January 13, 2010

I know it is still 58 days away but I'm so anxious for my beekeeping course to begin. I've been wanting to take this course for 3 years but each time I'd go to sign up it was already too late. This year I signed up just on time, way back in September 2009, registration closed the first of October (that is how quickly this course fills up). My first beekeeping course is March 13 and 14 for 16 hours total. Although beekeeping courses aren't required to become a beekeeper, there are plenty of books on the subject, I chose to do this hands-on under the instruction of those with experience because I want to do it right. 

Bees are absolutely fascinating creatures. I didn't realize how fascinating until my daughter Maya and I (when Maya was about 2 1/2) took a class on bees at our local nature center. Up until that point I had a phobia about bees. I would go berserk if one got within 5 feet of my site. Sadly, because of my fear my daughter was also beginning to show signs of anxiety when bees would approach. I was hoping this class at the nature center would educate me to the point of understanding these little stinging insects and help rid some of my fear. Well, it did much more than that, it taught me and my daughter about the differences between bees, wasps, hornets, bumble bees. How some sting when unprovoked and others don't. How some are meat eaters, others aren't. After that experience I've come to appreciate honey bees and bumble bees and look forward to finding them in my garden each year. Not that I like getting stung, because I certainly don't, but I have developed new feeling towards the stinging insects and those feelings don't include fear.

Come this spring I will have my very own hive and I will officially be a beekeeper. I'm excited and nervous at the same time. I've learned that bees do STING through that fancy white outfit beekeepers wear and that transferring a queen and her bees to their new hive isn't all that straight forward so those are two things that I need to focus on dealing with in class. I've decided to open a new blog about my beekeeping adventure to accompany this blog. I could post about it here but thought such an adventure deserves its own forum. Not that the two blogs won't overlap since I plan on using the honey from my future hive in my body products and my food but just wanted to have a little space to focus solely on how my quest to become a great beekeeper plays out. I hope those of you who follow will consider following the other blog as well.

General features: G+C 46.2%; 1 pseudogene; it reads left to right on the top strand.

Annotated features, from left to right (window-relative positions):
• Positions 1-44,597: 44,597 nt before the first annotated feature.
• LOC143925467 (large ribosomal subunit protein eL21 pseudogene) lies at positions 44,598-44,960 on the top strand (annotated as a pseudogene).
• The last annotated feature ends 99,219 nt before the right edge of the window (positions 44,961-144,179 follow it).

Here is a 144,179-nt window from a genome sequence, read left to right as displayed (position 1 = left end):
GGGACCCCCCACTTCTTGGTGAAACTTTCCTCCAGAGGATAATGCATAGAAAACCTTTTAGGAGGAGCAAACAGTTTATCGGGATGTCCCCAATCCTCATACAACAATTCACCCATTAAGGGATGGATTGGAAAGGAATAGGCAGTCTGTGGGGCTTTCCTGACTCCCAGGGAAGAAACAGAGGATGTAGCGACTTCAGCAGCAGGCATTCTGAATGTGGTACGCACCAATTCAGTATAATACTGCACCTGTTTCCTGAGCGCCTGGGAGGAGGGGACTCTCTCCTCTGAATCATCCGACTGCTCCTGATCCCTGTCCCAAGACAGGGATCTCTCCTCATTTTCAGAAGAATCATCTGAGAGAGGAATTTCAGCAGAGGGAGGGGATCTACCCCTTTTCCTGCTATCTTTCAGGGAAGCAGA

My first post on my new blog is a ticker to count down the days til my beekeeping course. My beekeeping blog will most likely remain rather quiet for 58 more days but time goes quickly and in no time I'll be talking bees bees bees.

Unknown said...

How fun! Enjoy yourself!


cindy said...

Michelle your garden will also thrive with all of them lovely bees. We noticed with the decresae of the bees in the neighborhood back home our garden did not flourish like it used to. Have fun!

Michelle said...

Cyd, you'll have to come down for a visit to check out the hive once it is up and running otherwise I can go north for a visit and bring you honey :)

Anonymous said...

I think that is so, so cool to raise your own bees/hive! Dh wants to do it too, but he is way too busy.

It's great that you and Maya took that course on bees. One thing that irks me is when ppl call anything that buzzes and stings bees and treat them all the same (that is, try to kill them) when some of those insects are clearly beneficial and shouldn't be harmed.

Can't wait to read your bee blog!

Carrie Garvin said...

I admire you and your love for bees! We had a bee keeper in our past neighborhood and she made wonderful honey products, soaps, and lotions.

Just think of all that you can do with your bees.

Myself- Bees are at the top of my list of things I am very afraid of... perhaps I should take a course too---

Hugs to all!

Amy W said...

Wow! Not on my list of things I'd love to do, but I'm sure it will be great to have all the bee products!! I'm imagining honey, beeswax...isn't royal jelly something that comes from bees?

Michelle said...

T, I learned another valuable lesson from that nature course on bees... not to assume everything is just plain yuck and instead I should ask myself what they do for our planet. Everything has its purpose and bees play a significant role in our environment for sure.

Carrie, definitely take a course if one ever comes your way. When up close and personal with the honey bee and learning why they are here, how they communicate, what they offer, etc... you'll find that the fear dissipates quickly.

Yup Amy, royal jelly does come from bees. I think they feed their larvae or the queen royal jelly. I read about it but not 100% which used it and how it is extracted... something I'm sure I'll find out in March :) We definitely want too add beeswax candle making to our list of projects related to beekeeping.

Kevin Braun said...

Good luck with your course - look forward to reading your experiences and journey as a beekeeper.

Anne-Marie said...

A beekeeper class? Wow! I had no idea that you were interested in that all. What a fun and engaging hobby that is sure to benefit your garden and your neighbor's gardens too =)